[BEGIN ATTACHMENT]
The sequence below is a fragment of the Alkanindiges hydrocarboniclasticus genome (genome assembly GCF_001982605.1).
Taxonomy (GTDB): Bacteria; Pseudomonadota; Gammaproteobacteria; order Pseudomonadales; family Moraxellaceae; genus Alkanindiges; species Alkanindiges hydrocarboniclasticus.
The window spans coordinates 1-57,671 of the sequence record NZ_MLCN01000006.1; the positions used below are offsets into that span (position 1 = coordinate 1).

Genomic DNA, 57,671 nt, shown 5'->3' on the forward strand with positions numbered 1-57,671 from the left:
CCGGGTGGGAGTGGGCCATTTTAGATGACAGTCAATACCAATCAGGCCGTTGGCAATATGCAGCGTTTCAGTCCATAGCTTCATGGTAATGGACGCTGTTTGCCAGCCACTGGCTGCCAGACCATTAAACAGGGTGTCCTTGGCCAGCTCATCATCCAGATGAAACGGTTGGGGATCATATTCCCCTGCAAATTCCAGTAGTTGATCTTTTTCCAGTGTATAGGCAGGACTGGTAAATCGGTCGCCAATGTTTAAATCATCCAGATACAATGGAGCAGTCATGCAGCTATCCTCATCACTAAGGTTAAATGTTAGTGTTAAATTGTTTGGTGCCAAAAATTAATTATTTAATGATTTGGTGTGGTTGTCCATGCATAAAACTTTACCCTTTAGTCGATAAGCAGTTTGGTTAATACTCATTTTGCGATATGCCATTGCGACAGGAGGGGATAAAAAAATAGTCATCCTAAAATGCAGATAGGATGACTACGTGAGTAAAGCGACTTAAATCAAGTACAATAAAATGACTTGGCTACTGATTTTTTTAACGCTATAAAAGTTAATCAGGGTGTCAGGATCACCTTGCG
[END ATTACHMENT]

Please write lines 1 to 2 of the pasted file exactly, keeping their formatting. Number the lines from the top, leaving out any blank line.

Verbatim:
The sequence below is a fragment of the Alkanindiges hydrocarboniclasticus genome (genome assembly GCF_001982605.1).
Taxonomy (GTDB): Bacteria; Pseudomonadota; Gammaproteobacteria; order Pseudomonadales; family Moraxellaceae; genus Alkanindiges; species Alkanindiges hydrocarboniclasticus.